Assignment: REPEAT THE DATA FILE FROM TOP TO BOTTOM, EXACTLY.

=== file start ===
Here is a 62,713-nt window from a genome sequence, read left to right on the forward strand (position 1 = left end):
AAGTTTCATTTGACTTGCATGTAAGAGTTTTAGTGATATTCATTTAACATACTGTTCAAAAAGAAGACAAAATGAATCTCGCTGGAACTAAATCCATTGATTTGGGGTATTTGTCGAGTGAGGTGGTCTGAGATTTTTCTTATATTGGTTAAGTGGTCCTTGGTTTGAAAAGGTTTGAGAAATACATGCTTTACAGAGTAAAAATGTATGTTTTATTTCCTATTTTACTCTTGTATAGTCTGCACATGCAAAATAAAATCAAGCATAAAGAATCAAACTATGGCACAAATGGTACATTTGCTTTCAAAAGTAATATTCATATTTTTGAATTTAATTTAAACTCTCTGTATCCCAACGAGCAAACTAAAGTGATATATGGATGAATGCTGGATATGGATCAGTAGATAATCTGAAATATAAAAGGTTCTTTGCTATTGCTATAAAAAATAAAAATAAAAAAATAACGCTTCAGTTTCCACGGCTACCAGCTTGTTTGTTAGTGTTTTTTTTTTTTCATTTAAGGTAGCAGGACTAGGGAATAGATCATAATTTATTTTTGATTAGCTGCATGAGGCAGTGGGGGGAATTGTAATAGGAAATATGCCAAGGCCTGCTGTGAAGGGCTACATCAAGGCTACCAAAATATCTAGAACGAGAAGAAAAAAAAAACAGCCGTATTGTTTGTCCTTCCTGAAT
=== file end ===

Here is a 62,713-nt window from a genome sequence, read left to right on the forward strand (position 1 = left end):
AAGTTTCATTTGACTTGCATGTAAGAGTTTTAGTGATATTCATTTAACATACTGTTCAAAAAGAAGACAAAATGAATCTCGCTGGAACTAAATCCATTGATTTGGGGTATTTGTCGAGTGAGGTGGTCTGAGATTTTTCTTATATTGGTTAAGTGGTCCTTGGTTTGAAAAGGTTTGAGAAATACATGCTTTACAGAGTAAAAATGTATGTTTTATTTCCTATTTTACTCTTGTATAGTCTGCACATGCAAAATAAAATCAAGCATAAAGAATCAAACTATGGCACAAATGGTACATTTGCTTTCAAAAGTAATATTCATATTTTTGAATTTAATTTAAACTCTCTGTATCCCAACGAGCAAACTAAAGTGATATATGGATGAATGCTGGATATGGATCAGTAGATAATCTGAAATATAAAAGGTTCTTTGCTATTGCTATAAAAAATAAAAATAAAAAAATAACGCTTCAGTTTCCACGGCTACCAGCTTGTTTGTTAGTGTTTTTTTTTTTTCATTTAAGGTAGCAGGACTAGGGAATAGATCATAATTTATTTTTGATTAGCTGCATGAGGCAGTGGGGGGAATTGTAATAGGAAATATGCCAAGGCCTGCTGTGAAGGGCTACATCAAGGCTACCAAAATATCTAGAACGAGAAGAAAAAAAAAACAGCCGTATTGTTTGTCCTTCCTGAAT